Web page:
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Early in the COVID-19 crisis, patients in my clinics frequently joked that African Americans and other minorities were immune to the coronavirus. Initial reports of those infected with SARS-CoV-2 didn’t reveal patient demographics, leading some to mistake no news for good news. Once race and ethnicity data began to be evaluated, however, we saw the stark truth.
As of early May, African Americans make up nearly 28% of COVID-19 cases in the U.S. They also account for more than 18% of COVID-19 deaths. These are startling statistics for a demographic group that represents only about 13% of the U.S. population.
In some areas of the country, the disparity has been even more striking. In April, reports from Chicago stated that African Americans made up 72% of people dying from COVID-19 although they composed only a third of the population there. Similar stories came out of Louisiana, Michigan and New York City.
Why are Black people disproportionately affected by the pandemic? The answer is multifaceted. A thorough response highlights the economic and social disparities that have affected the Black community for decades. In my view, African Americans are succumbing to COVID-19 at higher rates than other Americans because of a toxic combination of:
These factors are not new to COVID-19. During the H1N1 epidemic in 2009, we saw the same effect. About 30% of Americans with H1N1 flu were Black, although they composed only 12% of the U.S. population. Eleven years ago, this outbreak did not receive as much media attention as today’s COVID-19 outbreak, partly because social media wasn’t as pervasive and government officials did not mandate shutdowns.
For the public, media and governmental officials, the current pandemic is highlighting the existence of health disparities and their impact on Black populations, contributing to Black peoples’ shorter life expectancies (compared to that of white peoples’) even when controlled for socioeconomic classifications.
Minority health disparities are a recurring problem and an everyday reality, pandemic or not.
Wash your hands, wear a mask, keep your distance and stay at home: These instructions can’t be stressed enough during the COVID-19 pandemic. They seem straightforward, but nuances in Black communities, including a variety of social determinants of health, can complicate them.
I’ve heard some men say they are hesitant to wear a mask in public because, in the minds of many, face coverings worn by Black men are associated with criminal behavior. Many Black men have told me that they fear racial profiling, being arrested, and worse, being shot and killed if they enter business establishments wearing a face mask.
Additionally, some Black people disregard public health information due to generational distrust. Past racial discrimination, poor communication between government or healthcare entities and minorities, and lack of culturally sensitive healthcare may cause some African Americans to dismiss the importance of directives from public health and government officials related to mitigation of the COVID-19 virus or other public health matters.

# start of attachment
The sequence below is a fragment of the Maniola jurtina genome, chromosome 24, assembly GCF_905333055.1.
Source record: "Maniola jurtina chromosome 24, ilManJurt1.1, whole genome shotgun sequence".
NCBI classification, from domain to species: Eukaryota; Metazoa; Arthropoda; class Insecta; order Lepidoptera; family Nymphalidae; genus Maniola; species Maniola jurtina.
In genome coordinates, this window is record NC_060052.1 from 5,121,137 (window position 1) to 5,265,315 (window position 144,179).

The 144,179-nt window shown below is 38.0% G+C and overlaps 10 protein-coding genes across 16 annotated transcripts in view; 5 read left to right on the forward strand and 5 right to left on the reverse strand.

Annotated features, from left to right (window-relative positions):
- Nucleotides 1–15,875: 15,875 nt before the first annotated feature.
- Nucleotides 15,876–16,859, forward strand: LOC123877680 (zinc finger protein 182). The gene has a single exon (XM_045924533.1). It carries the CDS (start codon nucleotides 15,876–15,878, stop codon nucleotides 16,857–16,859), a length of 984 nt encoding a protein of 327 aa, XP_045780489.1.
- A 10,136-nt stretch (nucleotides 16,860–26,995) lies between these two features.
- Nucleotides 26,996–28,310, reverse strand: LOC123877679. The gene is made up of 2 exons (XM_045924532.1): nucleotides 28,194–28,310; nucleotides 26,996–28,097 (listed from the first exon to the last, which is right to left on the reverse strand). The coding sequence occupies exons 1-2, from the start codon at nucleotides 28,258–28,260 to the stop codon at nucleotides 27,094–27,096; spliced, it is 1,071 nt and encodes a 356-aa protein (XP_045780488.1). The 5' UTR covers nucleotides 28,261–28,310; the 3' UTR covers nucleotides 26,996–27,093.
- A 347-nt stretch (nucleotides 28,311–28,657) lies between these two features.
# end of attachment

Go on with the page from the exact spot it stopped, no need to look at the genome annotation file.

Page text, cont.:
This issue highlights the need for more culturally sensitive communication. One-size-fits-all messaging does not resonate with all minorities. Minority communities often respond better to messages communicated by a community member or a medical professional who looks like them (i.e., is of the same race or ethnicity). The medical community must understand this dynamic and the reasons for it in order to best disseminate important and lifesaving information to minority communities.
Black medical professionals are vital to addressing the COVID-19 health disparity. While we must work harder to engage the African American community and communicate important information about COVID-19 risk factors and health-protective measures, it also is paramount to recruit respected community members (e.g., spiritual leaders, elected officials, other influencers) as spokespeople, partners and surrogates to help us more effectively disseminate such messaging.
Regardless of race, all clinicians can help protect the African American patient population by helping disseminate truths about COVID-19. Black people are at higher risk of infection and death from the virus. The more regularly the Black community hears that, the more seriously they will heed instructions to protect themselves.
Additionally, healthcare providers, healthcare institutions, health insurance providers, employers, and governmental and elected officials must work together to ensure that all individuals, including minority populations, are provided with more opportunities to access quality medical care for the prevention and management of chronic disease states. Minorities must have access to routine preventive healthcare, health screenings, immunizations and health education so that the incidence of health disparities and chronic disease states will be eliminated, thereby reducing heightened susceptibility to pandemics such as COVID-19.
Dr. Modlin is a urologist and kidney transplant surgeon at Cleveland Clinic, where he also serves as Executive Director of Minority Health. He is Founder and Director of Cleveland Clinic’s Minority Men’s Health Center and the Annual Minority Men’s Health Fair. He also is a member of Cleveland Clinic’s Board of Governors, a member of the Board of Directors & Trustees, and former President of Cleveland Clinic’s Medical Staff. Dr. Modlin has also been appointed by Ohio Governor Mike DeWine to serve on his newly created Minority Task Force which is tasked to examine the disproportionate number of African Americans afflicted with and dying from the coronavirus.